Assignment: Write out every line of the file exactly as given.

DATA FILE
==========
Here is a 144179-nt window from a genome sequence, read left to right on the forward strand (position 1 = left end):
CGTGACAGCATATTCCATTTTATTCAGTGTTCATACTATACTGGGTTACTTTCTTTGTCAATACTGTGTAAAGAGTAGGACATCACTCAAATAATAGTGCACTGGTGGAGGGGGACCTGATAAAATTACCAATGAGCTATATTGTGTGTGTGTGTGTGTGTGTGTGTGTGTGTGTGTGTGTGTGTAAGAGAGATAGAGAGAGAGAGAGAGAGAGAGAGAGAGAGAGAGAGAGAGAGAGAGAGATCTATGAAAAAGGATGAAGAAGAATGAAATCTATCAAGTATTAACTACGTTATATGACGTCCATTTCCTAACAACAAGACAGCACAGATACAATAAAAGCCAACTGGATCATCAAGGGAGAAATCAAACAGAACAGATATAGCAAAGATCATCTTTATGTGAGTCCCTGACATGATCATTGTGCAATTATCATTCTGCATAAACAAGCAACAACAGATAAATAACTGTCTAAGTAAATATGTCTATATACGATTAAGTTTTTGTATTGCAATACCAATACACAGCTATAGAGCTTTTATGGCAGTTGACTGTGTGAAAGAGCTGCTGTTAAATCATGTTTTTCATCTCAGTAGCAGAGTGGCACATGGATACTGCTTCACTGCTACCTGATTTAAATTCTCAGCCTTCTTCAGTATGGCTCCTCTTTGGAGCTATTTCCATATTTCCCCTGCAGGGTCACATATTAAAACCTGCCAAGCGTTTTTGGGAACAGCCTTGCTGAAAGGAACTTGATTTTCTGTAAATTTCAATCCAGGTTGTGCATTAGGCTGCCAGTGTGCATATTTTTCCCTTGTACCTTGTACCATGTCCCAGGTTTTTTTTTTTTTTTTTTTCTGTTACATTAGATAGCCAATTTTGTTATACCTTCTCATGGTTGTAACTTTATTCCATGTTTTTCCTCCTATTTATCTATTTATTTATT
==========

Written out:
Here is a 144179-nt window from a genome sequence, read left to right on the forward strand (position 1 = left end):
CGTGACAGCATATTCCATTTTATTCAGTGTTCATACTATACTGGGTTACTTTCTTTGTCAATACTGTGTAAAGAGTAGGACATCACTCAAATAATAGTGCACTGGTGGAGGGGGACCTGATAAAATTACCAATGAGCTATATTGTGTGTGTGTGTGTGTGTGTGTGTGTGTGTGTGTGTGTGTGTAAGAGAGATAGAGAGAGAGAGAGAGAGAGAGAGAGAGAGAGAGAGAGAGAGAGAGAGATCTATGAAAAAGGATGAAGAAGAATGAAATCTATCAAGTATTAACTACGTTATATGACGTCCATTTCCTAACAACAAGACAGCACAGATACAATAAAAGCCAACTGGATCATCAAGGGAGAAATCAAACAGAACAGATATAGCAAAGATCATCTTTATGTGAGTCCCTGACATGATCATTGTGCAATTATCATTCTGCATAAACAAGCAACAACAGATAAATAACTGTCTAAGTAAATATGTCTATATACGATTAAGTTTTTGTATTGCAATACCAATACACAGCTATAGAGCTTTTATGGCAGTTGACTGTGTGAAAGAGCTGCTGTTAAATCATGTTTTTCATCTCAGTAGCAGAGTGGCACATGGATACTGCTTCACTGCTACCTGATTTAAATTCTCAGCCTTCTTCAGTATGGCTCCTCTTTGGAGCTATTTCCATATTTCCCCTGCAGGGTCACATATTAAAACCTGCCAAGCGTTTTTGGGAACAGCCTTGCTGAAAGGAACTTGATTTTCTGTAAATTTCAATCCAGGTTGTGCATTAGGCTGCCAGTGTGCATATTTTTCCCTTGTACCTTGTACCATGTCCCAGGTTTTTTTTTTTTTTTTTTTCTGTTACATTAGATAGCCAATTTTGTTATACCTTCTCATGGTTGTAACTTTATTCCATGTTTTTCCTCCTATTTATCTATTTATTTATT